Was Preston Tucker a visionary or a charlatan, a promoter or a huckster, a sinner or a saint? Five decades after he introduced his great car upon an unsuspecting public, those questions are impossible to answer. But the fact is, he was possibly all of these things and more, for the story of Tucker and his Torpedo is the story of America in the wonderful, dreadful aftermath of World War II. It’s the story of hoping against hope and daring to be different and,finally, the story of failure either unfairly thrust upon him or richly deserved. Read more . . .
Nobody ever accused Maxwell Smart (alias Agent 86) of being the brightest gemstone in the jewelry box, but there is one thing you can say for him, he knew how to pick a car. When he cruised up to the clandestine offices of Control each week to get his newest assignment, the Sunbeam Tiger he left at the curb drew knowing smiles from teenage auto freaks in the television audience (as well as one Jack R. Nerad of LaGrange, Illinois.) Read more . . .
If a classic American trait is confidence, then Harry C. Stutz was as American as apple pie or baseball. A more confident car guy you are never likely to find, and, to his everlasting credit, Stutz always backed up his confidence in himself with superior quality work.
Born on a farm near Dayton, Ohio, on September 12, 1876, Stutz was only able to achieve a grade-school education before he entered the work force, landing a job at the Davis Sewing Machine Company and then moving on to the National Cash Register Company. Stutz wasn’t the type to sit still, despite the long hours. At night, he took classes in mechanical engineering, and by 1897 he had designed and built his first car, a contraption nicknamed “Old Hickory” because it was built from a discarded hardwood buggy and scrounged parts. Read more . . .
Often the best-laid strategies of men and women go awry, but sometimes plans that were conceived as no more than stop-gap measures do work far better than their planners expect. This was the case with the Land Rover.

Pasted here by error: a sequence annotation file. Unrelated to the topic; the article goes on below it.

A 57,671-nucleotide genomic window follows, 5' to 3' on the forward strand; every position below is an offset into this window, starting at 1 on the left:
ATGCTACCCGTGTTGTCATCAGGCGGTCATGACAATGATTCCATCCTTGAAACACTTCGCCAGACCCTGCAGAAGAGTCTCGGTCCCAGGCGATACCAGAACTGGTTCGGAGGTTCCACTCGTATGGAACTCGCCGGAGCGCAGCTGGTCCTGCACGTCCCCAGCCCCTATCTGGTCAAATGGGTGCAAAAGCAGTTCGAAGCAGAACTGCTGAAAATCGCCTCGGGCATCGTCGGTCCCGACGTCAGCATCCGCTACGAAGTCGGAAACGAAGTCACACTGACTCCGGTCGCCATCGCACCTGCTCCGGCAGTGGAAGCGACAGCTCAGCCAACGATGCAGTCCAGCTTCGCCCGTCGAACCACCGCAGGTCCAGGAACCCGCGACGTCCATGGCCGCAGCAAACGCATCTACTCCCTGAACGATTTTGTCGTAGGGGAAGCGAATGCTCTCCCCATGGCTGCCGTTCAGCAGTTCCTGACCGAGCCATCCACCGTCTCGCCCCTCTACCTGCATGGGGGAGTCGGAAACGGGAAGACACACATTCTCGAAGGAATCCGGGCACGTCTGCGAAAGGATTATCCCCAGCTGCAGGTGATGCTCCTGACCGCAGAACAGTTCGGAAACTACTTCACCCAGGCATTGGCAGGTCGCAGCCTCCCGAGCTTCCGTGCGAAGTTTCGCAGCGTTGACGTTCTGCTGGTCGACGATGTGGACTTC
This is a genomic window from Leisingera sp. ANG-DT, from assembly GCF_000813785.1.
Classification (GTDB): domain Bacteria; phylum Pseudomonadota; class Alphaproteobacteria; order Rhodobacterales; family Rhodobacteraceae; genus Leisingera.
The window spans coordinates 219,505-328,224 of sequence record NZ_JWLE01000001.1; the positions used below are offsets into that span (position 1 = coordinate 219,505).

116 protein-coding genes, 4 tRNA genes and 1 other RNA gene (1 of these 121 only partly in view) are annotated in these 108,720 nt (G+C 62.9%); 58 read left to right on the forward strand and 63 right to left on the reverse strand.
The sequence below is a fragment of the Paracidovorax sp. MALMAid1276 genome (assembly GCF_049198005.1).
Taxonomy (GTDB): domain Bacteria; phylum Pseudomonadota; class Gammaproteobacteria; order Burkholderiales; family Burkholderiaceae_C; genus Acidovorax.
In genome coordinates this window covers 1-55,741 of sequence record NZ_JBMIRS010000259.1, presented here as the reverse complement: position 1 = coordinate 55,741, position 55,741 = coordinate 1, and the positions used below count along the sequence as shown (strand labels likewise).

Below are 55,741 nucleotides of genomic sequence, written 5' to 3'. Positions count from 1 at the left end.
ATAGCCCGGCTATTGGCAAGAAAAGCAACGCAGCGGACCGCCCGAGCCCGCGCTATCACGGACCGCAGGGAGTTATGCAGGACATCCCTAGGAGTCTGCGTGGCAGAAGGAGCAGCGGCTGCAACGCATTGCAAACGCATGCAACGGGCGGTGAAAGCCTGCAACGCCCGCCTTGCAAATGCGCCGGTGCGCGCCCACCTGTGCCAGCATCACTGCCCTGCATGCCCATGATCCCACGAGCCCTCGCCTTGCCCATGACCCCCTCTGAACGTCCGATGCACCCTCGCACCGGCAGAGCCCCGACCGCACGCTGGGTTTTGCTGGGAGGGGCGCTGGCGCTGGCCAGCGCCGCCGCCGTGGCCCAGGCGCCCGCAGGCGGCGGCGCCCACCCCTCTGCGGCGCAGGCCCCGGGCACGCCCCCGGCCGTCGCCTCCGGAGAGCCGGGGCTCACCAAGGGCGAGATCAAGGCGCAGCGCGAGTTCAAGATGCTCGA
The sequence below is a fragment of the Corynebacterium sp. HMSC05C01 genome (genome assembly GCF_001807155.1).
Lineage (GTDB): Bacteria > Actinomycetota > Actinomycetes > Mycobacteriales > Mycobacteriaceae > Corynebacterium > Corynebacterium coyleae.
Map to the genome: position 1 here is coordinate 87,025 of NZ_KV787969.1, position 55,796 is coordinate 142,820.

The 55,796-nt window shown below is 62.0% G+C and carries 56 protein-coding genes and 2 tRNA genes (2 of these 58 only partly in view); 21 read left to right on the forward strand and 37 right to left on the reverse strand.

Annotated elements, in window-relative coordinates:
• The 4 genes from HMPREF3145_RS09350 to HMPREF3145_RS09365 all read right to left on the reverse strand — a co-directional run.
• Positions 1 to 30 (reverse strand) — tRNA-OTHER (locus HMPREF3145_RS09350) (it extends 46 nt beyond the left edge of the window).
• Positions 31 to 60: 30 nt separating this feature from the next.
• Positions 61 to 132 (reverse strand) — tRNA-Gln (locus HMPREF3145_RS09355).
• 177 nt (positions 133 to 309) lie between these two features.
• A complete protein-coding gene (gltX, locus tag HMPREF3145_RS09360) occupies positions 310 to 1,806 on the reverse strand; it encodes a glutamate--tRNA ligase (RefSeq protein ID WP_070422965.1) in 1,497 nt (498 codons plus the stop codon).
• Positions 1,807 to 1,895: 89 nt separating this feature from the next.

In 1946, Britain was still feeling the devastating effects of World War II. Its businesses were in shambles; its supplies of raw materials drained; and its forward progress at a standstill. To survive and flourish, Britain’s car companies were forced to make do with what little they had available. In that spirit, Maurice Wilks, Rover Managing Director, looked at the U.S. Army surplus Jeep he had just acquired and said to himself, “We need to build something similar to this, only better.” He envisioned a growing market for such a vehicle, both in Britain and in export markets around the globe. Read more . . .
By the time Rolls and Royce met in 1904, the latter had escaped the gloomy lower class life in London to turn himself into a success. It was a hard struggle, because Royce’s father died when the boy was nine, and he was immediately thrust into the role as a breadwinner for the family. Trying to do his bit, he delivered telegrams and sold newspapers, but luck finally smiled his way when an aunt lined him up an apprenticeship at the Great Northern Railway.
While on this apprenticeship, he learned the basics of the machinist’s trade, and he also started to study electricity, a relatively new field of endeavor in 1879. Read more . . .